In the morning I showed up for my 9:00 scan and that’s when things got crazy. The ultrasound tech didn’t say a word to me for what was an eternity and then asked when my pain started. She told me she was going to go call the doctor on call and asked a nurse to come in and sit with me. I couldn’t wrap my mind around what could possibly be going on. The nurse pulled me into a private room and broke the news that I had a ruptured ectopic pregnancy in my tube that looked like it was bleeding out and I would need surgery to remove it. When? I asked. Right now, she said, we are scheduling you right now for emergency surgery. If this happened yesterday, we need to hurry. You aren’t feeling dizzy or faint, are you? I am now, I told her. I asked for some pain meds as mine were starting to wear off and she told me I couldn’t receive anything else until they put me under. I asked for a phone to call my husband and she told me the only available phone was in the waiting room. And so, as 20 some people listened in, I had to call my bewildered husband and in the midst of my sobs tell him to come to the hospital ASAP- I was about to have emergency surgery.

The next few days were a haze of post-operative pain and drug-induced loopiness. Processing what had happened was slow but in a sense I felt relief that I could finally start to move on. I didn’t realize how close of a call it was until I saw my doctor a few weeks later and she gave me a hug with tears in her eyes-“I’m so sorry we didn’t catch this earlier, you are so very, very lucky.” And then I also wondered- what are the chances that someone who had trouble conceiving in the first place would have success with just one tube? After pouring over the internet and talking to numerous doctors my answer was about 40%. A 40% chance that would could have another child, and a 10x increased probability of another ectopic- especially if we tried fertility drugs again. It’s possible, I was told, but it may not be easy. Just be prepared for that.

But here we are. A little over a week away from the birth of our baby girl. Who came to us just when I really needed her, who was meant to be the fourth member of our family. And even though I have struggled physically with the pregnancy, I have never lost sight of the bigger picture. How grateful I am, what a miracle a baby is, how much I want her.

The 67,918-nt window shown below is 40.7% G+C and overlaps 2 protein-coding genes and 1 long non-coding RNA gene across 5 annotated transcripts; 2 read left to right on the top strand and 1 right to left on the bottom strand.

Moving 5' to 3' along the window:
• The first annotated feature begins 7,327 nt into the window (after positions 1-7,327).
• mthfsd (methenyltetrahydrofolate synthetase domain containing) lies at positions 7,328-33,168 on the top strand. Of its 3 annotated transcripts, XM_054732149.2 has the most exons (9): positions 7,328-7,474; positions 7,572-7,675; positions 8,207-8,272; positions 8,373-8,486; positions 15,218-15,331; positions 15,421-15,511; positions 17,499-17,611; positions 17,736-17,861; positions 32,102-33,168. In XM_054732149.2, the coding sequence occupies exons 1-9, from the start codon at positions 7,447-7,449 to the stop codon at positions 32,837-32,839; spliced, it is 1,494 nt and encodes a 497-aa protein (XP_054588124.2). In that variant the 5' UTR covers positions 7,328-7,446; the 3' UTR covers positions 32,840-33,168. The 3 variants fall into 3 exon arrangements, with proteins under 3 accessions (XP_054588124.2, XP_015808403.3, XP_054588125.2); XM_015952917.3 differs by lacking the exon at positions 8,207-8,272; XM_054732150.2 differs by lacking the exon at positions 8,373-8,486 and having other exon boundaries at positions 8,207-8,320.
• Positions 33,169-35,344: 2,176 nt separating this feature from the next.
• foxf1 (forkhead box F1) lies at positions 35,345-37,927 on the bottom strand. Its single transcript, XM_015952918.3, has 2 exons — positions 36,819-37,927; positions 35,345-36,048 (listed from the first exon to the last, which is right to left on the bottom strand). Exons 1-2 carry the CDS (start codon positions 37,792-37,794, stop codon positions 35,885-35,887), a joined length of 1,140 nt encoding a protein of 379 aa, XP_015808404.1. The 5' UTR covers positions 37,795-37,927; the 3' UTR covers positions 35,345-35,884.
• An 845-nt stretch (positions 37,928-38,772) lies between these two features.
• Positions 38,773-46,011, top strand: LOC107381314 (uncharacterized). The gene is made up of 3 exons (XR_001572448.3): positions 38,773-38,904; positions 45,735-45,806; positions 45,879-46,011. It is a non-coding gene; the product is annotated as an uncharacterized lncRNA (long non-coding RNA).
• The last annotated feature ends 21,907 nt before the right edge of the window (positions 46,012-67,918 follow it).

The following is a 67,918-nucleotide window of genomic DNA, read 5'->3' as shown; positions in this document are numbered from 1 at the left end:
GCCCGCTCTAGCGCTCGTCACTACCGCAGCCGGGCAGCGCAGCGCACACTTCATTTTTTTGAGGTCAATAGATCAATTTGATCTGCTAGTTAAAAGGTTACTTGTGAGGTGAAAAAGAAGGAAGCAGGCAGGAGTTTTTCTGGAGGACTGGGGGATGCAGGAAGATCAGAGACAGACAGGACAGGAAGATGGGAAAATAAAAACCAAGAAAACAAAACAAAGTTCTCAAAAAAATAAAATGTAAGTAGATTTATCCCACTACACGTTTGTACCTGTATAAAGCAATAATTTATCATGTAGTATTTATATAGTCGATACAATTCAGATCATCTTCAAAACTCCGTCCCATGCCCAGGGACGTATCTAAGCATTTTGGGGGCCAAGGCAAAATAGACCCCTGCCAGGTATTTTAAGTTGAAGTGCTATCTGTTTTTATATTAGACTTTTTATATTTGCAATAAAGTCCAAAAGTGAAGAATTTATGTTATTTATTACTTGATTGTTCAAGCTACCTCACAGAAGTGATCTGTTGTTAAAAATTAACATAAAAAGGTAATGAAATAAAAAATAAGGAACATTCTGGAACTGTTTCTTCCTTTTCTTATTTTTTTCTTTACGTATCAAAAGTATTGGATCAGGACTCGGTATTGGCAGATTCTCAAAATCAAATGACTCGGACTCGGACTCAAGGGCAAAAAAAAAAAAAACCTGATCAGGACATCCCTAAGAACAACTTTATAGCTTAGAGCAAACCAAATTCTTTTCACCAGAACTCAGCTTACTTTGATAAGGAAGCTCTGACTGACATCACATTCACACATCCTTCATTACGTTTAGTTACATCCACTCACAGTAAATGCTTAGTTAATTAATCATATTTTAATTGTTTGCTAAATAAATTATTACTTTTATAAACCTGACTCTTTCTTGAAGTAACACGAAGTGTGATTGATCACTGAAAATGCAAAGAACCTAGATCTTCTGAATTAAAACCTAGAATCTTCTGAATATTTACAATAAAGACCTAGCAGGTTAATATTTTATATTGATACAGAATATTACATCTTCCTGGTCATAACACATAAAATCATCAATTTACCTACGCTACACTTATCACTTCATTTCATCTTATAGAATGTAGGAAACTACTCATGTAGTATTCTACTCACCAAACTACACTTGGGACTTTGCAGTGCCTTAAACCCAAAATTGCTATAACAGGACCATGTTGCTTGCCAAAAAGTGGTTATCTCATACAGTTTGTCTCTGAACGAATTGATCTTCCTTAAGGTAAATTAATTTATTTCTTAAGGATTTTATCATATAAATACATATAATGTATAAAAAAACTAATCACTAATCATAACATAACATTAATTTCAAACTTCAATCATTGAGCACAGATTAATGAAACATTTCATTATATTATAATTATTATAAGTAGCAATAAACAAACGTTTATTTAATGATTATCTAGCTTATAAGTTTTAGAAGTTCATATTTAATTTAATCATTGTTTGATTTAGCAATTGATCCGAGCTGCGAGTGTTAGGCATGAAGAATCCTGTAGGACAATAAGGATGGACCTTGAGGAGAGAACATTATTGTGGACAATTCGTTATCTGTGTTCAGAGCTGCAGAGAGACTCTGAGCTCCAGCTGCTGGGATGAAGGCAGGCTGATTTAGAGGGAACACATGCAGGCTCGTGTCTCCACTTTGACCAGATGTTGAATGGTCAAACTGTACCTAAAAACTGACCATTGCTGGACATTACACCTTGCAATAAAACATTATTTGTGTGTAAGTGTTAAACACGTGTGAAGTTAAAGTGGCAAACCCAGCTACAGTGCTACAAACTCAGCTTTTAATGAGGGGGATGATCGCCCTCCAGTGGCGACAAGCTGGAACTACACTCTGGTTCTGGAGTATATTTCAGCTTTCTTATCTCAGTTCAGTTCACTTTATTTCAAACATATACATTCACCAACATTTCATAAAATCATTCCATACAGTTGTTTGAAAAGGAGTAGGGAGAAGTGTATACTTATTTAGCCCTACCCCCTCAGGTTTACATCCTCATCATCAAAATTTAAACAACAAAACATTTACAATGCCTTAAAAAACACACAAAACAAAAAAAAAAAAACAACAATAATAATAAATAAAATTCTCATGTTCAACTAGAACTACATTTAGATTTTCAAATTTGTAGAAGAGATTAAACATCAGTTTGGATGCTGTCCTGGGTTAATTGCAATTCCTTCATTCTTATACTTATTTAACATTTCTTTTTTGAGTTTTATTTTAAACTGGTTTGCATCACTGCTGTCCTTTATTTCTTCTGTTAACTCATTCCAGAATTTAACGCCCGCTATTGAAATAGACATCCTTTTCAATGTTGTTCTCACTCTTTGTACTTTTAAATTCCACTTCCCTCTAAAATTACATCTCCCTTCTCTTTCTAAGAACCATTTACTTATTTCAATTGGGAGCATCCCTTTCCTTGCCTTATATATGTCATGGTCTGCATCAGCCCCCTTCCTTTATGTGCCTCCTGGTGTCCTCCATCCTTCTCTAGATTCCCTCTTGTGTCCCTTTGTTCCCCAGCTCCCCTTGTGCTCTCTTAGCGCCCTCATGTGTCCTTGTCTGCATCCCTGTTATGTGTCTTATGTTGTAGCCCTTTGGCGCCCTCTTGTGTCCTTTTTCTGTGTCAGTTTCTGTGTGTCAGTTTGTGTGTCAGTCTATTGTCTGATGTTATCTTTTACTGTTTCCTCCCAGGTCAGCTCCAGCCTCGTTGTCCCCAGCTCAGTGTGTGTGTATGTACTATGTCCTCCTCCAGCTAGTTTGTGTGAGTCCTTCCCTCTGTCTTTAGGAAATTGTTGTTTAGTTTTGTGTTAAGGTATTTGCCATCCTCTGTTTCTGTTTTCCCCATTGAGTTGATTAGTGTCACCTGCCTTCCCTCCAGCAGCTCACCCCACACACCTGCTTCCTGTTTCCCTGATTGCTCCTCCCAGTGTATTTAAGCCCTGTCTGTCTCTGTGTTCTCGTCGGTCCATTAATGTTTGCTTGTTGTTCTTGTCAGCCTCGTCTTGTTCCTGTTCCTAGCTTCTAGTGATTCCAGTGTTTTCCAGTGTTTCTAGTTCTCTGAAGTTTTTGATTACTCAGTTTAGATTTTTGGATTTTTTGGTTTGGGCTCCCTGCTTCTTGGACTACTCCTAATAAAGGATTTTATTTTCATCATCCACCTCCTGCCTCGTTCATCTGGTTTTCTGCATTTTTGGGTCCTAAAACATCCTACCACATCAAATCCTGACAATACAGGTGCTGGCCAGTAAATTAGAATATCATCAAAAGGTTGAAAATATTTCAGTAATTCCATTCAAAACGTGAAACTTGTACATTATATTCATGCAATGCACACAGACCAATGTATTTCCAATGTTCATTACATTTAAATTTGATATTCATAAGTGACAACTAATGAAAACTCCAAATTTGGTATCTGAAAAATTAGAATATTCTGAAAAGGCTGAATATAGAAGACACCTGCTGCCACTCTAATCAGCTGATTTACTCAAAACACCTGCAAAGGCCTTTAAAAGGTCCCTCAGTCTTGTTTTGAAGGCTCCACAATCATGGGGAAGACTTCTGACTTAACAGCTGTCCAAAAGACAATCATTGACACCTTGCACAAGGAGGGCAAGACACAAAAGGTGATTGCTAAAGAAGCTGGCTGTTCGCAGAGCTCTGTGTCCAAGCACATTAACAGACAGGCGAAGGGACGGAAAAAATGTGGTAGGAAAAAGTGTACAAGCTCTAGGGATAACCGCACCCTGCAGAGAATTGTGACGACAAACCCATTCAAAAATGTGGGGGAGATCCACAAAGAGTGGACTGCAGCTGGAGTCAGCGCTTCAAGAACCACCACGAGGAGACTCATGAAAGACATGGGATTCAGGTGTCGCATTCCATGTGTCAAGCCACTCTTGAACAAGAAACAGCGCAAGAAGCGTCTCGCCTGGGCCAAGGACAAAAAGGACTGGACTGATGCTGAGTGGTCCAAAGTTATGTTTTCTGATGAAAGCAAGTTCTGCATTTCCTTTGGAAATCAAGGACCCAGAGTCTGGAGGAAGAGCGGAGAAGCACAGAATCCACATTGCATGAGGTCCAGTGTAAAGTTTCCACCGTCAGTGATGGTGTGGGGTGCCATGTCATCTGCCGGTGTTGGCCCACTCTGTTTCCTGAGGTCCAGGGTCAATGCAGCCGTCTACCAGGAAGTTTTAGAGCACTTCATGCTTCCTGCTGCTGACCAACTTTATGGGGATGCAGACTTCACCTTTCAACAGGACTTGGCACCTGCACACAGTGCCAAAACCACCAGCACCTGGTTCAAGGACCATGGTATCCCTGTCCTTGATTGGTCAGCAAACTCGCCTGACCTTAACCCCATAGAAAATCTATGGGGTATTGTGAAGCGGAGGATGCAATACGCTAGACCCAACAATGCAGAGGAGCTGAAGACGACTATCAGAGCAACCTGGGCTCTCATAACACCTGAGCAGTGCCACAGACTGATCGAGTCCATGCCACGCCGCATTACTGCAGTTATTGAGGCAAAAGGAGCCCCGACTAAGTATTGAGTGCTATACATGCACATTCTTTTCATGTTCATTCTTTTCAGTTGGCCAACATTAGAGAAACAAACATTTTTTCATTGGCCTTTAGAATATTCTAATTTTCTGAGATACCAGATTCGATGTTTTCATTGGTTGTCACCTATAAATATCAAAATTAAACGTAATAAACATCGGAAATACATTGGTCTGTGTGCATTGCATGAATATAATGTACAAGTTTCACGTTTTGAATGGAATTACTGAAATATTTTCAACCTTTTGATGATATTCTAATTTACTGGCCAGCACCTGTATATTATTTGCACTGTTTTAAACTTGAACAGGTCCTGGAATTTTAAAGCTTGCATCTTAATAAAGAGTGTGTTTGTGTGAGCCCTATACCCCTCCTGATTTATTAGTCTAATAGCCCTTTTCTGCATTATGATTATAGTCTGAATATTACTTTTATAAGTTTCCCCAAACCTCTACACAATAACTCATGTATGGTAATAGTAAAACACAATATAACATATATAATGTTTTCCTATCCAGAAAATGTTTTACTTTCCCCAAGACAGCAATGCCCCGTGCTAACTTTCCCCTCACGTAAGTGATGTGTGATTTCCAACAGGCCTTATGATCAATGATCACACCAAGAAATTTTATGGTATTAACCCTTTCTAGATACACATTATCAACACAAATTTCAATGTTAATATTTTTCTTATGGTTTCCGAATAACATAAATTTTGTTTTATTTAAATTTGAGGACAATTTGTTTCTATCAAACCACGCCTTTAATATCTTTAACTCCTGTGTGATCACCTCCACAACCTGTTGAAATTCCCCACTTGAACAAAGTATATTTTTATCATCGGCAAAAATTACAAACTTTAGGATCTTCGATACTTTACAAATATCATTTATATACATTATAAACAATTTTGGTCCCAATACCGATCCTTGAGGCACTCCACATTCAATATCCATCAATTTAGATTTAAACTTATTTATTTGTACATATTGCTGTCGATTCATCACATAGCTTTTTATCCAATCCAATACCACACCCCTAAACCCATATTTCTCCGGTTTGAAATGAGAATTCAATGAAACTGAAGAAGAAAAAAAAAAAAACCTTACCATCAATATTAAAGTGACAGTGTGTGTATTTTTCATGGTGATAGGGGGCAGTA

There is a absolutely beautiful song named Beauty for Ashes by Crystal Lewis, and I hummed the refrain to myself often whenever I started to feel down, or sad:

He gives beauty for ashes
Strength for fear
Gladness for mourning
Peace for despair

And this couldn’t any more true for me than it is now, in my last week of pregnancy. The beauty, the gladness, the peace, and even the strength are at hand and we have just a few days left until to meet our precious baby. Beauty indeed!


5 responses »

  1. People HATE hearing this, and it's hard to take in when things are bad, but things do happen for a reason. We don't have too much control over the big picture. At least I'd like to think so.Good luck before your life changes again!

  2. Wow. Elizabeth I had no idea. I feel horrified and relieved at the same time. I can't believe you breathed through a ruptured fallopian tube? Are you secretly the strongest woman ever? Sheesh. I'm so happy though that you are okay and that all is looking good for this little girl. And thank you for being brave enough to share your experience.

  3. Thanks for sharing your story. You're a brave woman. Praying that everything continues to go well with little "L" girl and your delivery is complication-free.

  4. Thank you so much for sharing your story. I will be praying for you through the remainder of your pregnancy, labor, and delivery. (And even though you are grateful beyond imagination for this baby girl…you are still allowed to let it be known that you are uncomfortable! There are a lot of sympathetic people out here!)